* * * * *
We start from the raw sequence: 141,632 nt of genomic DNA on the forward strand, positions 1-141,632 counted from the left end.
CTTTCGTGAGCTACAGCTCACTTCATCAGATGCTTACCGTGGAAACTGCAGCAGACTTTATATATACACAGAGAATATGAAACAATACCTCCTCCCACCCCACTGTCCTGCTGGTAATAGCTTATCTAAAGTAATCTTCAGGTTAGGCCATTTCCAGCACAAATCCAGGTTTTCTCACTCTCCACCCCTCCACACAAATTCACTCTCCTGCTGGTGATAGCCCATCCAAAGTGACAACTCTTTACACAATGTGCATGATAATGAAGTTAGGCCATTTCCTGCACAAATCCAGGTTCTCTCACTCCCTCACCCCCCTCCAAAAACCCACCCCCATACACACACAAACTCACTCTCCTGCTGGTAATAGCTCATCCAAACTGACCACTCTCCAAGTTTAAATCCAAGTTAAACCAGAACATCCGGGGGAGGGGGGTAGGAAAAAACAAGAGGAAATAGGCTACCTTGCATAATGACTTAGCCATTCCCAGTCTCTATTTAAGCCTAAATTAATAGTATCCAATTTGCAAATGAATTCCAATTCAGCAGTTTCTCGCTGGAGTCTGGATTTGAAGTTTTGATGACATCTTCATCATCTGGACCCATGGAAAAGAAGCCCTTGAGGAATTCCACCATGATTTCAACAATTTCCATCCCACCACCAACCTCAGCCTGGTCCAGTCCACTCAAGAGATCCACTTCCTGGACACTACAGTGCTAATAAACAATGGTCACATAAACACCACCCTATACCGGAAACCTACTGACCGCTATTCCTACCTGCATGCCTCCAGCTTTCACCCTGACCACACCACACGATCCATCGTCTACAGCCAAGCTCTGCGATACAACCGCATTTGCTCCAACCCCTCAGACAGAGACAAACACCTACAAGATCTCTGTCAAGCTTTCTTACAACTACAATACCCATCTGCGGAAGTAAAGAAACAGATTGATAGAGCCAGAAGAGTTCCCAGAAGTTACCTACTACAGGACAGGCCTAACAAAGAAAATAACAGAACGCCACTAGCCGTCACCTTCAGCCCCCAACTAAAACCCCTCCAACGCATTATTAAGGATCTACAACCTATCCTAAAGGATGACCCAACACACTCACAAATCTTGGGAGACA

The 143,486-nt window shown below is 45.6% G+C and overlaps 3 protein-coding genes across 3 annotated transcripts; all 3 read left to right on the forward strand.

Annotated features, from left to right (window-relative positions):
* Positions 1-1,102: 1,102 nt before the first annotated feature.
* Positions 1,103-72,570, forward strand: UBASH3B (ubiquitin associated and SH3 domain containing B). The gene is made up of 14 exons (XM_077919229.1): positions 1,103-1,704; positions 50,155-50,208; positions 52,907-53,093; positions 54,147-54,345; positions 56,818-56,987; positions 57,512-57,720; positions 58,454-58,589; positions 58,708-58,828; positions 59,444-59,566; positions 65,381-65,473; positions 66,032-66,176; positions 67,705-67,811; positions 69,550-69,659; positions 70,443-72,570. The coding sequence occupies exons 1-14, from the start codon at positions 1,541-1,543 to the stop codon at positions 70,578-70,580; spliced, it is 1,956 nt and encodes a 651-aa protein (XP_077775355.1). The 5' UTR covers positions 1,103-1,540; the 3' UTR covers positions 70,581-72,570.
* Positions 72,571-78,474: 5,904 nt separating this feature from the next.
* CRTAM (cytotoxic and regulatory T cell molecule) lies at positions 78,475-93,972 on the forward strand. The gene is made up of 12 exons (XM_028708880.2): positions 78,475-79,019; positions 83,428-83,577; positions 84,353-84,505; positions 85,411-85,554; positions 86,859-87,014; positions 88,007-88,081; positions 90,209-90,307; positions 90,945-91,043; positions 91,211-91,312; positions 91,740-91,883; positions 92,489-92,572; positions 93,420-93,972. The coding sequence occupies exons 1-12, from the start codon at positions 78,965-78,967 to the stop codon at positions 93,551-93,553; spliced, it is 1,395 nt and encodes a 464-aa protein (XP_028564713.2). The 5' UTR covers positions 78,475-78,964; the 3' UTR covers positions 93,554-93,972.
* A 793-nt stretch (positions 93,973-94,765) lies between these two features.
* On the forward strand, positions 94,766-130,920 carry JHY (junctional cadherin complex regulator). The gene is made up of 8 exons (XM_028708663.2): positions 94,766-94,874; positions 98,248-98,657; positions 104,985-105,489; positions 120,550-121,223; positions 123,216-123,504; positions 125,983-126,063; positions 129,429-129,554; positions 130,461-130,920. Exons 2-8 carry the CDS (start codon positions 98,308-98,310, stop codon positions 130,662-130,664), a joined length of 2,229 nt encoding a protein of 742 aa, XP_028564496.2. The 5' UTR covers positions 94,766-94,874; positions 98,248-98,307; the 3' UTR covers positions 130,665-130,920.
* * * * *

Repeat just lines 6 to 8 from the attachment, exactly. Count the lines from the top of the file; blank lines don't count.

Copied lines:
* Positions 1,103-72,570, forward strand: UBASH3B (ubiquitin associated and SH3 domain containing B). The gene is made up of 14 exons (XM_077919229.1): positions 1,103-1,704; positions 50,155-50,208; positions 52,907-53,093; positions 54,147-54,345; positions 56,818-56,987; positions 57,512-57,720; positions 58,454-58,589; positions 58,708-58,828; positions 59,444-59,566; positions 65,381-65,473; positions 66,032-66,176; positions 67,705-67,811; positions 69,550-69,659; positions 70,443-72,570. The coding sequence occupies exons 1-14, from the start codon at positions 1,541-1,543 to the stop codon at positions 70,578-70,580; spliced, it is 1,956 nt and encodes a 651-aa protein (XP_077775355.1). The 5' UTR covers positions 1,103-1,540; the 3' UTR covers positions 70,581-72,570.
* Positions 72,571-78,474: 5,904 nt separating this feature from the next.
* CRTAM (cytotoxic and regulatory T cell molecule) lies at positions 78,475-93,972 on the forward strand. The gene is made up of 12 exons (XM_028708880.2): positions 78,475-79,019; positions 83,428-83,577; positions 84,353-84,505; positions 85,411-85,554; positions 86,859-87,014; positions 88,007-88,081; positions 90,209-90,307; positions 90,945-91,043; positions 91,211-91,312; positions 91,740-91,883; positions 92,489-92,572; positions 93,420-93,972. The coding sequence occupies exons 1-12, from the start codon at positions 78,965-78,967 to the stop codon at positions 93,551-93,553; spliced, it is 1,395 nt and encodes a 464-aa protein (XP_028564713.2). The 5' UTR covers positions 78,475-78,964; the 3' UTR covers positions 93,554-93,972.